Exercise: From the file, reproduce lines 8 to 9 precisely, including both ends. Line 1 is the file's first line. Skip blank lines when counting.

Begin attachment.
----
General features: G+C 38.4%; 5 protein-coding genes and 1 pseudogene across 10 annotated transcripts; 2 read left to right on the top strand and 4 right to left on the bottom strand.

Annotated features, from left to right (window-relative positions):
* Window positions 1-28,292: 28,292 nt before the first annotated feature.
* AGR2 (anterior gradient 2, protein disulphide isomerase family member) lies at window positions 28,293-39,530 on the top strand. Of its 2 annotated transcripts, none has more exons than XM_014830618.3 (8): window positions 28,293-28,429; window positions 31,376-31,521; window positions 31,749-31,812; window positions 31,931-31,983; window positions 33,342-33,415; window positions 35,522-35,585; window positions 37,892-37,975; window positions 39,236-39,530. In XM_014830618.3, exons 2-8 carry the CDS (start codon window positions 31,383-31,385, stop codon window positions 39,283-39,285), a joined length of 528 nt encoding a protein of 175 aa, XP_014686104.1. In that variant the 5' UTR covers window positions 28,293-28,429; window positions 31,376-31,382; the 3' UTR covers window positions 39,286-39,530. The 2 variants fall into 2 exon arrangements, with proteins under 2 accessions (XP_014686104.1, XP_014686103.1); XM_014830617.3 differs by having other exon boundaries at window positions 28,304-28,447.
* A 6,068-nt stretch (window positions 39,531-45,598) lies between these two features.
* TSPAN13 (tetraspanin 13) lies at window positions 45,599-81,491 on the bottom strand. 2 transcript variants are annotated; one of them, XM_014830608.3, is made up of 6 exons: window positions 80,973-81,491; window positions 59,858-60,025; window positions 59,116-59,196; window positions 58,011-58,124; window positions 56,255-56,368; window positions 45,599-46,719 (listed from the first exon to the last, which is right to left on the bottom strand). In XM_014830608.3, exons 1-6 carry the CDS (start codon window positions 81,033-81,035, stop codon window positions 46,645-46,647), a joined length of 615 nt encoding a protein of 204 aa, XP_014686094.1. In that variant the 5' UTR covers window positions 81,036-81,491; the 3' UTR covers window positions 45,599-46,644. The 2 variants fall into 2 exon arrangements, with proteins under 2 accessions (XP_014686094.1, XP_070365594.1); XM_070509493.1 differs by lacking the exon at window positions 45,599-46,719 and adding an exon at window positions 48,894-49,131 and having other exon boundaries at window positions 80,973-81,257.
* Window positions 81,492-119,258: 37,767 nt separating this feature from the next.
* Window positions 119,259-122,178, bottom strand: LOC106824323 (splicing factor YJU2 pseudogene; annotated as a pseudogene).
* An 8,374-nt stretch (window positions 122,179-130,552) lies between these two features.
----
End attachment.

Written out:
* Window positions 119,259-122,178, bottom strand: LOC106824323 (splicing factor YJU2 pseudogene; annotated as a pseudogene).
* An 8,374-nt stretch (window positions 122,179-130,552) lies between these two features.